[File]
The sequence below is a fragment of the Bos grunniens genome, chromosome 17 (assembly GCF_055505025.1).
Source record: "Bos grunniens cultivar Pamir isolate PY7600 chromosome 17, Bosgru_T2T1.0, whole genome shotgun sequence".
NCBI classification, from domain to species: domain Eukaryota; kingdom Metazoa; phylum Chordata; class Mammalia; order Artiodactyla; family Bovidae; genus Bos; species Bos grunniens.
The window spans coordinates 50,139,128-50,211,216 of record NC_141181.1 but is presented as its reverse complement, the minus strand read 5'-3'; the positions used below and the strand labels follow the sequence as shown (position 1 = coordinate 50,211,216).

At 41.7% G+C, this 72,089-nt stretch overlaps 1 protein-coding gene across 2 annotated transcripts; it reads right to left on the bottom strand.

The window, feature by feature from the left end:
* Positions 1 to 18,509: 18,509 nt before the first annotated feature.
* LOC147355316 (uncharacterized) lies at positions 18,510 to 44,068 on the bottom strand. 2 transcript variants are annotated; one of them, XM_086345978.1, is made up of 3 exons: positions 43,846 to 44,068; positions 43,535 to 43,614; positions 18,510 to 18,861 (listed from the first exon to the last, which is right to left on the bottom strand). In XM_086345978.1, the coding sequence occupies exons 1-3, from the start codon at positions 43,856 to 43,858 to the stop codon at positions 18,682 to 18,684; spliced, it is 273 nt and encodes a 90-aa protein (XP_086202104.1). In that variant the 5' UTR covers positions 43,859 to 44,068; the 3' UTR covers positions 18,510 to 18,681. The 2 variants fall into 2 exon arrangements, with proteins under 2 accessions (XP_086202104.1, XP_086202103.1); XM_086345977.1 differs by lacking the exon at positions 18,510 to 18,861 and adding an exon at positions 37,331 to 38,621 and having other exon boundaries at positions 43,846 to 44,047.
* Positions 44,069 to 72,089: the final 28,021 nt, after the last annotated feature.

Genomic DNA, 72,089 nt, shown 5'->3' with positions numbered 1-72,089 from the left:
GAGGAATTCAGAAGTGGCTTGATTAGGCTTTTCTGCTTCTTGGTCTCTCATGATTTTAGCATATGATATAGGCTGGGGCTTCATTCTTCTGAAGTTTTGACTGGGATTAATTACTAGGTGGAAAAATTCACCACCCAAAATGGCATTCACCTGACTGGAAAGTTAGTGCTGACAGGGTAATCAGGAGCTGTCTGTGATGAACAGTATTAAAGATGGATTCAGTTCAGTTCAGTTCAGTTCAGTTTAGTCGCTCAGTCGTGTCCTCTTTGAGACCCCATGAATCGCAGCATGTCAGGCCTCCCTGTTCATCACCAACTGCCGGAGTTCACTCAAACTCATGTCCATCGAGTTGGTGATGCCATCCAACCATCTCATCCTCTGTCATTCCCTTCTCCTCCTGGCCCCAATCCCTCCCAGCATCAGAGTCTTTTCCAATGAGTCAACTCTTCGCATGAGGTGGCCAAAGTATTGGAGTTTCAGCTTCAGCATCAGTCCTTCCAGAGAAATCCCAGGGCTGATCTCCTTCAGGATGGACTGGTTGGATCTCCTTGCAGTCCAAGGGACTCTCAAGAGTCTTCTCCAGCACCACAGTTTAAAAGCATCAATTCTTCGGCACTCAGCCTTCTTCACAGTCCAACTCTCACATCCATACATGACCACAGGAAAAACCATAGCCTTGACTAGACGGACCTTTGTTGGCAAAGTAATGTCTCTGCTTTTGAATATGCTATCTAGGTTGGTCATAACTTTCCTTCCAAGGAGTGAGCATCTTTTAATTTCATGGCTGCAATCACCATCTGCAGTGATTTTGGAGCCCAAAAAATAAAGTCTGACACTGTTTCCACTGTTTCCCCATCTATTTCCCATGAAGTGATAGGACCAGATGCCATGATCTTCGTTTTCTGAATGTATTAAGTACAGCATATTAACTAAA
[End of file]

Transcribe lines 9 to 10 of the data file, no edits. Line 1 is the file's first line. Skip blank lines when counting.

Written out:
* Positions 44,069 to 72,089: the final 28,021 nt, after the last annotated feature.

Genomic DNA, 72,089 nt, shown 5'->3' with positions numbered 1-72,089 from the left: